Finance minister Mark Brown announced on Monday the government is boosting salaries of teachers and healthcare workers in a balanced budget.
“We’ve managed to produce a budget in surplus,” he said.
Brown divulged the details at a press conference at the finance ministry, where he released numbers on key areas of spending.
Another major announcement made by Brown was the elimination of the 15 per cent withholding tax.
Introduced by the government in 2011 to pay the nation’s outstanding fuel bill to Toa Petroleum, the tax will cease to exist as of January 2014, said Brown, fulfilling an earlier pledge made by the government.
Based on information provided at the press conference, the biggest beneficiaries appear to be public and private school teachers and the healthcare system.
The education system is poised to receive an extra cash injection of $3.9 million, to be rolled out over the next three years, as the government seeks to increase remuneration of teachers to bring salaries in line with others in the industry.
Doctors, specialists, and specialist nurses will also have salaries adjusted when the health ministry receives an additional $1.5 million.
Brown said the spending boost fulfils budget priorities made in 2011 when the finance minister increased the salaries of justice ministry employees and police services. It was said at the time workers in the education and health ministries would receive similar treatment in future budgets.
Monday’s announcement also substantiated earlier reports of the re-opening of the Cook Islands nurse training school. Closed since 2008, Brown said funding for the school will begin flowing on July 1.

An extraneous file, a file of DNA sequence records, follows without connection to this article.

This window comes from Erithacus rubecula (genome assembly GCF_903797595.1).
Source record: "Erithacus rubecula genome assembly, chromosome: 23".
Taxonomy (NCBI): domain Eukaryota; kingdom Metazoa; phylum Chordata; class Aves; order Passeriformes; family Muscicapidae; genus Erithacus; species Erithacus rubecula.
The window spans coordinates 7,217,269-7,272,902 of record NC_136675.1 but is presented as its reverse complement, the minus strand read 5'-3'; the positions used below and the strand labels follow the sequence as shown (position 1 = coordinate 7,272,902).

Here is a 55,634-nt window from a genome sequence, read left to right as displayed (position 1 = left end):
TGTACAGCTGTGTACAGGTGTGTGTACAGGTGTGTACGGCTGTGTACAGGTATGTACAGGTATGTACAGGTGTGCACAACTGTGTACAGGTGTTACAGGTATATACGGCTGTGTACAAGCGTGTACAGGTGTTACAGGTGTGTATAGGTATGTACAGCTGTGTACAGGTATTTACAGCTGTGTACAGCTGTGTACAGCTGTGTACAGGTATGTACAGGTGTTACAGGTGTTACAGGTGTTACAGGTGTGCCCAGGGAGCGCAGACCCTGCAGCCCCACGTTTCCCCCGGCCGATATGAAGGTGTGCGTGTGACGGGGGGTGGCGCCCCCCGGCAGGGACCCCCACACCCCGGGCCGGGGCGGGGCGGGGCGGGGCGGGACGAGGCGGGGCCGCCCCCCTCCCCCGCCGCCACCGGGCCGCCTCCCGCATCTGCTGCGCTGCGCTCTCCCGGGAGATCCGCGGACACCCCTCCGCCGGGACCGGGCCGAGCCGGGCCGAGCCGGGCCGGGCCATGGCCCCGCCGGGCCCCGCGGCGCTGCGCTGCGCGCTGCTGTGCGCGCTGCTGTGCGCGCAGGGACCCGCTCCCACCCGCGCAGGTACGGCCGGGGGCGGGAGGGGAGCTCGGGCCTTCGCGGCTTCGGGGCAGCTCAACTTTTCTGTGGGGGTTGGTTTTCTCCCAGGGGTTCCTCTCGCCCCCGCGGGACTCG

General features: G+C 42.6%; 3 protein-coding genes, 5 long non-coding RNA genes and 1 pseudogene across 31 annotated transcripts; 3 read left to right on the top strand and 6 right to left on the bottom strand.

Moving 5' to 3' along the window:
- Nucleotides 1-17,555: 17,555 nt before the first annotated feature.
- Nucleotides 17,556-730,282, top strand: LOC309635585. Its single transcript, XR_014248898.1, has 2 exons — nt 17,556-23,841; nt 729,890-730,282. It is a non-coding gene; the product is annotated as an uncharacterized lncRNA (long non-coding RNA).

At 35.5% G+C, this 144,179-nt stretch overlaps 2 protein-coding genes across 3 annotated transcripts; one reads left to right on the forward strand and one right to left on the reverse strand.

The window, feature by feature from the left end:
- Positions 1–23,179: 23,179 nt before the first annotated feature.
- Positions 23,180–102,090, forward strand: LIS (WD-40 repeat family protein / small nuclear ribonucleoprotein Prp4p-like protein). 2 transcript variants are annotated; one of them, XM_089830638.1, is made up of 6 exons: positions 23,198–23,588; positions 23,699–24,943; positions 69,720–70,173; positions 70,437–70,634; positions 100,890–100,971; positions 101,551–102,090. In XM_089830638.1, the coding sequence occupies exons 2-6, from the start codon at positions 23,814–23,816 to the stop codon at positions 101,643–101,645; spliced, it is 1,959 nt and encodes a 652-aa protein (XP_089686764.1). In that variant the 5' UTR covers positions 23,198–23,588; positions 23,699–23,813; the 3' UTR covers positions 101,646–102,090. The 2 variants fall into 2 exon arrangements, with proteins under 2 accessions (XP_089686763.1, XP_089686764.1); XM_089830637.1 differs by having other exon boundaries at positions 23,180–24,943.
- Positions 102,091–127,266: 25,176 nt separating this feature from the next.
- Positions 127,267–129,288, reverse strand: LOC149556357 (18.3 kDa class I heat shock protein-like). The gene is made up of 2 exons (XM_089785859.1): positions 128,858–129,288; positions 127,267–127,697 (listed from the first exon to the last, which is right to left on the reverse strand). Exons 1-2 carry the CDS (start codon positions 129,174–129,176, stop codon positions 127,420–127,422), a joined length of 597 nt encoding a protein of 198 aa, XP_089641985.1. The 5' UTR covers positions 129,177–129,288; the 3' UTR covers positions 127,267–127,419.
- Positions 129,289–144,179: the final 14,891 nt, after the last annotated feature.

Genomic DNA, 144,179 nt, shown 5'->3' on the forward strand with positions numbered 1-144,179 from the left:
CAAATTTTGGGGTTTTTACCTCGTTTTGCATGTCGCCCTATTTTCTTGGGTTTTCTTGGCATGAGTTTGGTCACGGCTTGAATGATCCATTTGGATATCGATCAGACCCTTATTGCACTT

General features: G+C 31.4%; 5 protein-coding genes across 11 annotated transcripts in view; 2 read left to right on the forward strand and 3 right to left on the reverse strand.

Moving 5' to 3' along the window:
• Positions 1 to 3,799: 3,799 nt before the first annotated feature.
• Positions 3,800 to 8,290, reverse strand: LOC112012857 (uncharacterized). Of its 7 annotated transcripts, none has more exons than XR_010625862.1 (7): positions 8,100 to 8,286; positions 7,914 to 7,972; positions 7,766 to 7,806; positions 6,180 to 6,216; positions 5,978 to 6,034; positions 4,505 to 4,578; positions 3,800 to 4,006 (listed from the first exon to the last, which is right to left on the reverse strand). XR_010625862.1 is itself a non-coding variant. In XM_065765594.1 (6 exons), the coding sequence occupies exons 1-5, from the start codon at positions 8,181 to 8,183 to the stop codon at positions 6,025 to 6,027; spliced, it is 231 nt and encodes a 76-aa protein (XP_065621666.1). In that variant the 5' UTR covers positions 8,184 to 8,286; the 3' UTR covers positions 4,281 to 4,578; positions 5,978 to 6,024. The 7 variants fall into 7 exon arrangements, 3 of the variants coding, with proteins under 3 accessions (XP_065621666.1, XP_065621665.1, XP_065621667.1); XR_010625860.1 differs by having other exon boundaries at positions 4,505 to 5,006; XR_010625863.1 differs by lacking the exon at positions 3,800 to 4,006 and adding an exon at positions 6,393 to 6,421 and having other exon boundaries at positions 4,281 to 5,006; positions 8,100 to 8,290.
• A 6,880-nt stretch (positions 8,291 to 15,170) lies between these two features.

Import levies on tobacco and soft drinks introduced in 2012 have also been set aside for health ministry programmes dedicated towards non- communicable diseases, said Brown.
Regarding social welfare programmes, the government is allocating an extra $50 per month for pensioners aged 70 years old and over, bringing the monthly allotment to $500.
Providing funds for today’s spending announcement, Brown said revenue receipts have come in roughly in line with budget estimates.
“We’re tracking quite well in terms of revenue collection,” he said.
Pre-budget discussions were described by the finance minister as “intense,” as cabinet spent roughly three weeks assessing recommendations made in a report produced by the budget support group, which is composed of private sector and government officials.
Monday’s announcement will be followed up on June 5, when the budget is presented before parliament, which sits on June 4.